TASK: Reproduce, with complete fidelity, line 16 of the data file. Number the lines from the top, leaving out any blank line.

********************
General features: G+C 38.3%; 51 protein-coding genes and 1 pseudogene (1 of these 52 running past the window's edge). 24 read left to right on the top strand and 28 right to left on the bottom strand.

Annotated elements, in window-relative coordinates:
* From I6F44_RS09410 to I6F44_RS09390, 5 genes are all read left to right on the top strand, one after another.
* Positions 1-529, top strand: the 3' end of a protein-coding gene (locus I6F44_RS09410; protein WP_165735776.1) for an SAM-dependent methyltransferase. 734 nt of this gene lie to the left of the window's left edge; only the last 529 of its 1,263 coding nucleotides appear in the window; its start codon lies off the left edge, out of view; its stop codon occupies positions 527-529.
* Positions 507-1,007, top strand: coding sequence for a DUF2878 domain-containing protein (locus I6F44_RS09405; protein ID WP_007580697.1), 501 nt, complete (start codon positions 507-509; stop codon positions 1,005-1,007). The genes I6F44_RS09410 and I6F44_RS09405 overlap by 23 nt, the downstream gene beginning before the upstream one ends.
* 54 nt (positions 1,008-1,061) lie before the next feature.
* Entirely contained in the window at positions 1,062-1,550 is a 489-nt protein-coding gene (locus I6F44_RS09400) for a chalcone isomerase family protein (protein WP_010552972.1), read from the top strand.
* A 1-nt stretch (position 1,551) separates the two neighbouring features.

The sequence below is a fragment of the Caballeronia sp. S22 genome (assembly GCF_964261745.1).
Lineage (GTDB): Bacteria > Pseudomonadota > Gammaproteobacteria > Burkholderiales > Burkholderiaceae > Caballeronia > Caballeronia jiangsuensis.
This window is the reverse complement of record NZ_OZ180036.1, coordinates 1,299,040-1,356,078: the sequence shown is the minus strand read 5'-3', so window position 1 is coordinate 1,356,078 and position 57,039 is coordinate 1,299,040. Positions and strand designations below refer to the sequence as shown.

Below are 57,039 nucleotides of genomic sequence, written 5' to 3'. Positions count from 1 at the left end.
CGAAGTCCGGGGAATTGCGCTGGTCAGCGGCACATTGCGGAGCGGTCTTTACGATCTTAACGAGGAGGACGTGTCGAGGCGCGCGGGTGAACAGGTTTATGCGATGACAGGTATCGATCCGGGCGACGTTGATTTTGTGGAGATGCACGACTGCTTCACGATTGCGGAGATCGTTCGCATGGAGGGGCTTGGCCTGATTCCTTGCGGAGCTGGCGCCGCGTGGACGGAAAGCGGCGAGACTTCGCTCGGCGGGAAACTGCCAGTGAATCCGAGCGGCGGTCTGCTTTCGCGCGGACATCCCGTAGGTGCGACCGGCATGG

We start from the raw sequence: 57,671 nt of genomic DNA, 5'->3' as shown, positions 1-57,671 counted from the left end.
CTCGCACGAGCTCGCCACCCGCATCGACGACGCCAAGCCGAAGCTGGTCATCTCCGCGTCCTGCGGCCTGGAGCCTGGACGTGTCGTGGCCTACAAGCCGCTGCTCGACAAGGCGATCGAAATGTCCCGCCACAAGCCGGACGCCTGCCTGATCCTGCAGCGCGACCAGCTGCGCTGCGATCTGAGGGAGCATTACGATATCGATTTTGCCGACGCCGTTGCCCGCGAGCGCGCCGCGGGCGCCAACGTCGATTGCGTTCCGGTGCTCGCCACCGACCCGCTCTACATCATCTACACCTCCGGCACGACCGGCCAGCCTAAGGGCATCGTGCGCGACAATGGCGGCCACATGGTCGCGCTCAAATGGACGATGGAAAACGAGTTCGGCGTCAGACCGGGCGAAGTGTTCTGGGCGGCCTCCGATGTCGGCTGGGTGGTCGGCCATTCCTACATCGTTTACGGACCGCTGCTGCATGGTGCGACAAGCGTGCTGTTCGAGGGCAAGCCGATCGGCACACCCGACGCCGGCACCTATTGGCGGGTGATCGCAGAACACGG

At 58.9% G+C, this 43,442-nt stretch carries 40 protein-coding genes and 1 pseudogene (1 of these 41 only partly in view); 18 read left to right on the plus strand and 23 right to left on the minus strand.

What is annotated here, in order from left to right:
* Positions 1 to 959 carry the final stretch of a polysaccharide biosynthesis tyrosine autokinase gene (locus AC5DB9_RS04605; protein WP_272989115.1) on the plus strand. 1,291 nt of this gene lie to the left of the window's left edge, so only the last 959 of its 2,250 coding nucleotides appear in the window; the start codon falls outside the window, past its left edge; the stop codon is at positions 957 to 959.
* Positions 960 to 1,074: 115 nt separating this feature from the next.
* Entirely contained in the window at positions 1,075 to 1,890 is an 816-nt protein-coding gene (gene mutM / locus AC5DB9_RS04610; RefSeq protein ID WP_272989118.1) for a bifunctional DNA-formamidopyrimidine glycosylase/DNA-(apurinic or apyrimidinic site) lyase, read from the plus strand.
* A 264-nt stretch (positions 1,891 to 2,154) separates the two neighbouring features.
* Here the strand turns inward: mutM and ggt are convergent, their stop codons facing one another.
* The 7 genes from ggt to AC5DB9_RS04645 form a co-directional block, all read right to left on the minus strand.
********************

At 58.9% G+C, this 43,442-nt stretch carries 40 protein-coding genes and 1 pseudogene (1 of these 41 only partly in view); 18 read left to right on the plus strand and 23 right to left on the minus strand.